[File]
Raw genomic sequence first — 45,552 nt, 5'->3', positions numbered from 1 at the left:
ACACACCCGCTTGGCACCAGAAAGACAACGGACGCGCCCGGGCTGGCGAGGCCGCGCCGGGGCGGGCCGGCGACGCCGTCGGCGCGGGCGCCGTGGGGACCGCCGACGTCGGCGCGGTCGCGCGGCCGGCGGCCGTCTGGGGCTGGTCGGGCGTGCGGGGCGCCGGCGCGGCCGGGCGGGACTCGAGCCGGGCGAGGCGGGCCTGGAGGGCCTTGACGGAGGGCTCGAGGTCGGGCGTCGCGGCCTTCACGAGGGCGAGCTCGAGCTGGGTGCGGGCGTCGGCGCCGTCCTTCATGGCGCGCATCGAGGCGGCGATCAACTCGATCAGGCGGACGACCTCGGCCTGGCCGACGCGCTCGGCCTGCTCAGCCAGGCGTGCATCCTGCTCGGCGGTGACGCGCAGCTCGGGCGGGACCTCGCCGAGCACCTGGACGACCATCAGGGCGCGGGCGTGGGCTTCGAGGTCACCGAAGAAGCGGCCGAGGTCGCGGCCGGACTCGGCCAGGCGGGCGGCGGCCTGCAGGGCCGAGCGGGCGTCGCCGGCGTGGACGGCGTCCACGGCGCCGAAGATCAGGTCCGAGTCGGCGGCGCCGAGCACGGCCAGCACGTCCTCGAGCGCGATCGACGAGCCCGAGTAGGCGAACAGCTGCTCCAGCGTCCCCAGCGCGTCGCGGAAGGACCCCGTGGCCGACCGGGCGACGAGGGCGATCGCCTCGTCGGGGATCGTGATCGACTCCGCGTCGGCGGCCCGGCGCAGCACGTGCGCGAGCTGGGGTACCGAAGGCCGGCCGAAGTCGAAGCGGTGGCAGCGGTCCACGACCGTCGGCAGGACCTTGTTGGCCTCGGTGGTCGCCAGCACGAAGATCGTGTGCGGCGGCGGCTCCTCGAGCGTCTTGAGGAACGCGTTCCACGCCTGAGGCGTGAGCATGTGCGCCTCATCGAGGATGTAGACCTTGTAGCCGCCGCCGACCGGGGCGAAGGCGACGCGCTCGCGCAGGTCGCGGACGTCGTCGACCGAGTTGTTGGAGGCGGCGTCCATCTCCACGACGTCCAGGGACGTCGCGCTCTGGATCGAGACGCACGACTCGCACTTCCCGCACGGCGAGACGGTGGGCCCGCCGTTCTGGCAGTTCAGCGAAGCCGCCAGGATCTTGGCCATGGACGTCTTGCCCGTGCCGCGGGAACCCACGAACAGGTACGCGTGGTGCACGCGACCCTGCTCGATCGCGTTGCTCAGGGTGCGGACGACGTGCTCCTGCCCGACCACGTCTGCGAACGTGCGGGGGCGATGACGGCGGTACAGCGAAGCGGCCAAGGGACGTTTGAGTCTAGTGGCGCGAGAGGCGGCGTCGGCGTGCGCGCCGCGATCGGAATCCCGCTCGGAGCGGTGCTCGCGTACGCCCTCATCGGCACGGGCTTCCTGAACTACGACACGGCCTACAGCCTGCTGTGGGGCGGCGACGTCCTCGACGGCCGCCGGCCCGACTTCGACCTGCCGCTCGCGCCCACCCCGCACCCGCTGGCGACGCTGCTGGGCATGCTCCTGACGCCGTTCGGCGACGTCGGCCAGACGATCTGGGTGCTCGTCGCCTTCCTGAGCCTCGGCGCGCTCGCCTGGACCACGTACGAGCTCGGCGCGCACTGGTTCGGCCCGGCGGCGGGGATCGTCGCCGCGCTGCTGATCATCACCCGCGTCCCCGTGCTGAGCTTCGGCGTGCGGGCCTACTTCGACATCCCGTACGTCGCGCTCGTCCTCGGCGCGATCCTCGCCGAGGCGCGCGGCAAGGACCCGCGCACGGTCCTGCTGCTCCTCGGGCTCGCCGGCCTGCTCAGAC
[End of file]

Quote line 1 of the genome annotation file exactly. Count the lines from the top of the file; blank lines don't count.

Raw genomic sequence first — 45,552 nt, 5'->3', positions numbered from 1 at the left: